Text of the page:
Governor Newsom on Friday announced new criterion for reopening businesses, schools and more in California.
Esssentially, the Governor has imposed similar regualtions across the state with reopening based solely on the number of reported cases.
The criteria for each tier will be uniform for all 58 counties in California, and the vast majority of counties — including all Southern California counties except San Diego — will begin in the first tier.
- Tier 1, widespread transmission: Most nonessential businesses must be closed. Counties in this tier have more than seven new COVID cases per 100,000 people per day and a coronavirus test positivity rate of 8% and above.
- Tier 2, substantial transmission: Some nonessential indoor businesses remain closed. Counties in this tier have between four to seven COVID cases per 100,000 people per day and a coronavirus test positivity rate of between 5%-8%.
- Tier 3, moderate transmission: Some businesses can open with modifications. Counties in this tier have 1-3.9 new COVID cases per 100,000 people per day and a coronavirus positivity rate of 2-4.9%.
- Tier 4, minimal transmission: Most businesses can reopen, with modifications. Counties in this tier have less than one new COVID case per 100,000 people per day and a coronavirus positivity rate of less than 2%.
For example, restaurants in counties in Tier 1 will be allowed only to serve customers outdoors. Once a county moves into Tier 2, restaurants can serve customers indoors, but only at 25% capacity.
The new rules also provide a new pathway toward the partial reopening of schools in some communities. School officials in the 20 counties listed in the state’s new structure as having “substantial,” “moderate” or “minimal” virus transmission will be able to offer limited in-person instruction on school campuses once those counties maintain that status for at least 14 days. Counties with even fewer incidences of confirmed COVID-19 cases and lower test positivity rates could allow students to return to campus part time even earlier.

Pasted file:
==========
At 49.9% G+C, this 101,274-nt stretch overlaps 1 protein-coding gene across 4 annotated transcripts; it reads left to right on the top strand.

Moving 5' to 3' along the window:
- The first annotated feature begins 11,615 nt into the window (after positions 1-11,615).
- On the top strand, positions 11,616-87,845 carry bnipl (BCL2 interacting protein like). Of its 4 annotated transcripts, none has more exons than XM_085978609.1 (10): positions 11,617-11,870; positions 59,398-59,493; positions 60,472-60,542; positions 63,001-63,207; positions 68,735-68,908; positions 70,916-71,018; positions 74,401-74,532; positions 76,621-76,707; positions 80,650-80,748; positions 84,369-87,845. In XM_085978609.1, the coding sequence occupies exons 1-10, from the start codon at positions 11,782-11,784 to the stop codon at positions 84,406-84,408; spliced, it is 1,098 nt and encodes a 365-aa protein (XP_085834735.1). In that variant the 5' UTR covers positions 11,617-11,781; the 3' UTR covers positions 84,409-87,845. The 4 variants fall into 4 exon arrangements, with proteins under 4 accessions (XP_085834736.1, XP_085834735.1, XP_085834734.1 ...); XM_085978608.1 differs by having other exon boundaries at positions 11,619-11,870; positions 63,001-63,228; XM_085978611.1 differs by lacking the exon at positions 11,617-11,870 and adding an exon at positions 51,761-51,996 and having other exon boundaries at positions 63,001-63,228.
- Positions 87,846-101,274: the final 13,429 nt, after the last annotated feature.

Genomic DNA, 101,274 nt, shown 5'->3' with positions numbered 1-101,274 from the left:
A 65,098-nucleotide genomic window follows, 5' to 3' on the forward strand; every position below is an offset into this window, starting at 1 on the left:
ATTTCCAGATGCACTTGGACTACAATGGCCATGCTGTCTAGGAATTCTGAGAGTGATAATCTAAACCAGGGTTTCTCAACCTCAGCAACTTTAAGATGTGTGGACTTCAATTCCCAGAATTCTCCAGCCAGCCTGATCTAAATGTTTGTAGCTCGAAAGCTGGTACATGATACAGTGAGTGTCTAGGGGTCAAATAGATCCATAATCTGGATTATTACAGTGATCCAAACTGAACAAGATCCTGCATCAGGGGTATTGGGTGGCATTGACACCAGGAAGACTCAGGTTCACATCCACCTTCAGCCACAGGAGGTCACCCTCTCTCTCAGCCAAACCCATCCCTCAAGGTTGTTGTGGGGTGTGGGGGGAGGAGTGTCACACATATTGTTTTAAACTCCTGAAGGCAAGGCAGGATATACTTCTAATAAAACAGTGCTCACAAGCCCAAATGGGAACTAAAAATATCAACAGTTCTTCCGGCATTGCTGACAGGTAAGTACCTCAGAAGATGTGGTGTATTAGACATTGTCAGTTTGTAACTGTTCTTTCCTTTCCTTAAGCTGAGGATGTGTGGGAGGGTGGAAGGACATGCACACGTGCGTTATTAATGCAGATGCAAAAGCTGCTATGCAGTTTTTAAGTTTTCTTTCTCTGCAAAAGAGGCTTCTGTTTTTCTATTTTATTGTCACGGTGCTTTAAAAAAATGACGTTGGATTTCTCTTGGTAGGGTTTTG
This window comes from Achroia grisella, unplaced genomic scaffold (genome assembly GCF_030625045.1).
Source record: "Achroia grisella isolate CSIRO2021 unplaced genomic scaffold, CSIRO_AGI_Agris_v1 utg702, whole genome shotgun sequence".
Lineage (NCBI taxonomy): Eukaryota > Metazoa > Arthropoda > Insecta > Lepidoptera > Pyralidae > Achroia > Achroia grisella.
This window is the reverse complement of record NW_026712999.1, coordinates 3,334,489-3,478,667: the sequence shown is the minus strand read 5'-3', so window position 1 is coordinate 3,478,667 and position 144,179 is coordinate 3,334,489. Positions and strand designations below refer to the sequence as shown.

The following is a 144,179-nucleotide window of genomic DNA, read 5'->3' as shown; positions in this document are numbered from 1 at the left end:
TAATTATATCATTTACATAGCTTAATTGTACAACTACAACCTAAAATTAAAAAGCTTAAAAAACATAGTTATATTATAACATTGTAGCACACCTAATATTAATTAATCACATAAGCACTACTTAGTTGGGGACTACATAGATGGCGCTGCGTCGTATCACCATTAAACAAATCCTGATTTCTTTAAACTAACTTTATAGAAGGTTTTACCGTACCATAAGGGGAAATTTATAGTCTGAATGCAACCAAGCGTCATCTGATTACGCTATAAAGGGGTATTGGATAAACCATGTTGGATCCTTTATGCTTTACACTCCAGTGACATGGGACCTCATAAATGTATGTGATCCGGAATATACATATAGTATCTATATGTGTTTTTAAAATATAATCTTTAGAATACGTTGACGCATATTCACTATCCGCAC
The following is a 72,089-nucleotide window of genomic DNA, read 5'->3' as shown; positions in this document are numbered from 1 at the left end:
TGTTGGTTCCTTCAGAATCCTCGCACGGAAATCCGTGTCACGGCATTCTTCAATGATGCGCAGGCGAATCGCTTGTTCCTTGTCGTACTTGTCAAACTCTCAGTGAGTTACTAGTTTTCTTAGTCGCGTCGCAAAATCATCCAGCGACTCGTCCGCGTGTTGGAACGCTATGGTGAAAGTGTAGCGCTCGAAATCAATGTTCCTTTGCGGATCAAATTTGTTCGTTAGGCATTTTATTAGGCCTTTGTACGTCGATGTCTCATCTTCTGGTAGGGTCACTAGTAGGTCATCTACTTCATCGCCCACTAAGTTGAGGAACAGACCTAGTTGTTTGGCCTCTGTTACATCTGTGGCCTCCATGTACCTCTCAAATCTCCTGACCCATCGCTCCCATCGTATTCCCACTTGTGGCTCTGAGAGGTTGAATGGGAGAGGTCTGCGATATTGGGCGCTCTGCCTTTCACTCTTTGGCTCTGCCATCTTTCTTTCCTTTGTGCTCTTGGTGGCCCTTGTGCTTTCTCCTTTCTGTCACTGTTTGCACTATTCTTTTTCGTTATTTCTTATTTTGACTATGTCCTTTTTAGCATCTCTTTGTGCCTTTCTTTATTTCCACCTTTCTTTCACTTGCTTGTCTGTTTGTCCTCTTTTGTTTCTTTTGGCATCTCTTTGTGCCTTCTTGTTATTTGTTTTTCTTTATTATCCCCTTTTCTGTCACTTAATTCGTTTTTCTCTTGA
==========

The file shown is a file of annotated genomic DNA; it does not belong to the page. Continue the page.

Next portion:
The new reopening rules require counties to wait at least 21 days before moving to the next reopening tier. If a county has met reopening metrics, which will be based on cases per 100,000 residents and the number or positive COVID results per 100,000 people tested, for the next stage for at least two continuous weeks, they will be allowed to progress to the next stage when 21-day wait period expires. Otherwise they will be required to remain in place until they meet the benchmarks for the next tier for two straight weeks.
Los Angeles County remains in the "widespread" category which severaly restricts who can be open and under what guidelines and circumstances.
Here are the tier metrics:
Every county in California is assigned to a tier based on its rate of new cases and positivity. At a minimum, counties must remain in a tier for at least 3 weeks before moving forward. Data is reviewed weekly and tiers are updated on Tuesdays. To move forward, a county must meet the next tier’s criteria for two consecutive weeks. If a county’s metrics worsen for two consecutive weeks, it will be assigned a more restrictive tier. Public health officials are constantly monitoring data and can step in if necessary.
You can find a link to per-county data and statistics here: https://covid19.ca.gov/safer-economy/
The link also has a tool for determining operating protocols by business/industry type.
The Pasadena Chamber along with other members of the California Coalition for Safe Reopening continue to press for detailed
timelines and operating protocols and a commitment from the State of California and local health officers that, once cleared to reopen and certified as operating safely, a business will not be shut down if infection rates rise but hte business is following all safety and health protocols. Here is the document prepared by the Coalition with reopening conditions and responsibilities:
We welcome input and would appreciate your reactions. Email firstname.lastname@example.org with comments. (THANKS!).
Pasadena officials reported 11 new COVID-19 infections in Pasadena on Thursday, which marked 22 days without a reported fatality. The city saw an average of 10.1 new cases per day over the past week, according to city data. A total of 2,331 infections have been reported in Pasadena since the start of the pandemic, along with 111 fatalities. Huntington Hospital saw 34 COVID-19 patients on Thursday, hospital data showed. Five tests were pending.